Appendix B, pages 227-239, of Cockburn's Agile Software Development contains a reprint of an article written by Peter Naur in 1985, titled "Programming as Theory Building ."

Naur makes the argument that the act of developing software has mistakenly been taken as an act-of-production - production of "a program and certain other texts." He cites several examples of empirical data inconsistent with the production model of development; including, the fact that documentation of arbitrary completeness and exactitude does little, if anything, to convey an understanding of a program to those not involved in its original creation.

Theory building, ala Naur, is the individual and collective effort to:

  • Understand the World
  • Understand how the software is shaped by the World and how it will integrate with that World
  • Understand the essence of the software and how best to articulate (code) that essence
  • Understand if you have gotten the first three understandings right.

The observable activities associated with theory building include telling a lot of stories, exploring ideas, trying things to see if they work, testing your understanding, populating your physical space with evocative reminders of your understanding, and doing these things iteratively in increasingly comprehensive increments.

Looks a lot like an agile environment, but bears little resemblance to a production environment.

Except for citing Ryle's ideas about the possession of a theory, Naur does not explicitly lay out a set of underlying principles for theory building. If he had, they almost certainly would have been consistent with XP's values of Simplicity, Communication, Courage, and Feedback.

Worldviews in Conflict

Lean views software development as a process for moving from conception to product. It wants to optimize that process, albeit in a radically different way and with radically different values than traditional (e.g. Taylorism) attempts at optimization.

Agile views software development as a process for building a consensual theory of the world: with an artifact being a byproduct - an expression - of that theory.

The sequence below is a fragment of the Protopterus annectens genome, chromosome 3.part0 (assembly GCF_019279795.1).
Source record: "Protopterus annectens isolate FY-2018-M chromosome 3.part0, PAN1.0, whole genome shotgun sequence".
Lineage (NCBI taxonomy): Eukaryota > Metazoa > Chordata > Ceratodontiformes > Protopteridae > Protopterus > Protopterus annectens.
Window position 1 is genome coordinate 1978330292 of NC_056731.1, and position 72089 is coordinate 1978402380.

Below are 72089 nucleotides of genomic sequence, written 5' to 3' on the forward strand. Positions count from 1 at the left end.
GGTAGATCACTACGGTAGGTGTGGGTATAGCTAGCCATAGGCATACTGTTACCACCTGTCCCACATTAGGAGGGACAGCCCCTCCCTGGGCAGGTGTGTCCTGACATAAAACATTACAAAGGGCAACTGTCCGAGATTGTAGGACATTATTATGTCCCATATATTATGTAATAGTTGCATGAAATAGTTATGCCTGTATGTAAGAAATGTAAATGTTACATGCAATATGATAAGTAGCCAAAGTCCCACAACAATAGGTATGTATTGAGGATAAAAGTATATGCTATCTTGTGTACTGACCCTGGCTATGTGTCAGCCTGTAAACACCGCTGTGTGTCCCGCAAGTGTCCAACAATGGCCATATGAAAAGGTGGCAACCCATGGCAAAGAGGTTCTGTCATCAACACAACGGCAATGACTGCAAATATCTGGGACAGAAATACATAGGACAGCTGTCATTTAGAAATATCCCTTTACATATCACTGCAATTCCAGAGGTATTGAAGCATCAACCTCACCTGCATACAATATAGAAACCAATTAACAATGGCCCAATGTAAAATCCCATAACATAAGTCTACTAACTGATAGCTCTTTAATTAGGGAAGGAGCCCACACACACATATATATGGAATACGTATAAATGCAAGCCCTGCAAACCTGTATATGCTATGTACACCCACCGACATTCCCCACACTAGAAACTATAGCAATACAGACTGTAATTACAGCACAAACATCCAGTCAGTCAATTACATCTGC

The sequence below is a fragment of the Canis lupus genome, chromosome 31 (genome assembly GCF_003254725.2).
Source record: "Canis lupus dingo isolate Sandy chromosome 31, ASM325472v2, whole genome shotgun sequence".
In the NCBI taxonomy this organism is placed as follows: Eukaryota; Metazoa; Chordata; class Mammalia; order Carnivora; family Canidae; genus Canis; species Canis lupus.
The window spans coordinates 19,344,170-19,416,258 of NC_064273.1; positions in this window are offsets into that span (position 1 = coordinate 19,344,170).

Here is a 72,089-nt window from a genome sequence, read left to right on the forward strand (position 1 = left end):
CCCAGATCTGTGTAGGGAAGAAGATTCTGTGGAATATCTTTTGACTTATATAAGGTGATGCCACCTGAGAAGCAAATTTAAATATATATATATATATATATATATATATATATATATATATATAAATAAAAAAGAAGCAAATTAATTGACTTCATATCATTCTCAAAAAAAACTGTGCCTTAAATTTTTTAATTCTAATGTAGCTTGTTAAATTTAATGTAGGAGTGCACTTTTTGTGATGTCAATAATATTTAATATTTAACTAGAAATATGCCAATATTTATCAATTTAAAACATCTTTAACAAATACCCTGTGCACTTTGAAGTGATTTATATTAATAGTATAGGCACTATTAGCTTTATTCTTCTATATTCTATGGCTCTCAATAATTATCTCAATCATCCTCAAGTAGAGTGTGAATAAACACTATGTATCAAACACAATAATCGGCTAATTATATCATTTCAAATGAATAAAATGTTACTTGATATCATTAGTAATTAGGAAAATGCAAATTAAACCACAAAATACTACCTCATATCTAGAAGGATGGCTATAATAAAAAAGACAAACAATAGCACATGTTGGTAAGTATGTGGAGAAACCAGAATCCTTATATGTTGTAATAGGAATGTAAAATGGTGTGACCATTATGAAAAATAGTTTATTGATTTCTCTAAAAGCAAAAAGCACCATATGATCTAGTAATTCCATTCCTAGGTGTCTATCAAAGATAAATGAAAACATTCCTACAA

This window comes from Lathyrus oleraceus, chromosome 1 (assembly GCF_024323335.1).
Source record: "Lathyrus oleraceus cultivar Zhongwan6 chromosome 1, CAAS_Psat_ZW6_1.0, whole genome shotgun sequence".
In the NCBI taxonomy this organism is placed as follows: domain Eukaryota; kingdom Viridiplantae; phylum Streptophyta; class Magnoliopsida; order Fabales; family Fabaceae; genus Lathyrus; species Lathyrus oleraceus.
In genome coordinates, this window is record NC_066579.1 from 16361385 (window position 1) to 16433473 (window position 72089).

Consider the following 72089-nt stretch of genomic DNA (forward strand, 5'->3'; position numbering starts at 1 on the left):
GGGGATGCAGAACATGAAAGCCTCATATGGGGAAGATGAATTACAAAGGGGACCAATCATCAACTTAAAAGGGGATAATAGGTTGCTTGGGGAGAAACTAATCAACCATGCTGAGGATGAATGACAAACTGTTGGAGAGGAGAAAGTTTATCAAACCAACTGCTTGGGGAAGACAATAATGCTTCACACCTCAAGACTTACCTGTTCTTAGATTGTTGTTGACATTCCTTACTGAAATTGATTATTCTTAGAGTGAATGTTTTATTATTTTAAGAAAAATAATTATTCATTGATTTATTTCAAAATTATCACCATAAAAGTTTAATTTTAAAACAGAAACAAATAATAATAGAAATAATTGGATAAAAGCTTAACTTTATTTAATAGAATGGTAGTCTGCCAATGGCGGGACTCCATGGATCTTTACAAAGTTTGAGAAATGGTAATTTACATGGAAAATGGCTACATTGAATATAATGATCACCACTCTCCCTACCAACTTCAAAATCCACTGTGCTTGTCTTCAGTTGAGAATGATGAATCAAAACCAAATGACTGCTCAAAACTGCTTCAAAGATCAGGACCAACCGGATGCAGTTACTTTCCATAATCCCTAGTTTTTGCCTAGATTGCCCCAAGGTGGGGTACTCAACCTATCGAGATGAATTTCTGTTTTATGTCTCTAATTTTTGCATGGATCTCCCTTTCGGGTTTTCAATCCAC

Because the fundamental worldviews of the two sides are dramatically different, it is inevitable that there will be conflicts. These conflicts will usually manifest themselves at the level of tools and practices.

For example: the product backlog.

Agile is premised upon the idea of modularizing work on the basis of user stories . A user story is, "one thing that the customer wants the system to do." (Kent Beck)

User stories originate from the users, aka, the customers or the business. Stories can be produced far faster than they can be implemented, especially at the beginning of a large-scale project, or when the goal is to "agilize" the entire enterprise.

Almost all agile projects establish a product backlog, a set of stories to be implemented. This set can be quite large. I have seen projects with a product backlog of hundreds of stories.

Lean looks at the product backlog and sees 'inventory' and 'waste.' Mary Poppendieck is on record suggesting that the product backlog should be eliminated or, at minimum pared to a size more evenly matched to the collective velocity of the teams'.

Agile sees the product backlog as a snapshot view of an emerging theory. Even if that snapshot view is physically manifest as a wall full of story cards, it is not an inventory! The cards on the wall serve as a form of external memory, with each card evoking (recalling to mind) detailed conversations and understandings of how things work.

Agile works best when there is a huge product backlog and when there is a large amount of churn in the composition of that backlog. Churn results from conversations about story essence; story priority; feedback from developers about stories not understood; stories that turned out to be easier or harder to develop than expected; stories that had to be refactored to make them more understandable or more tractable to development; and feedback from user acceptance of stories completed.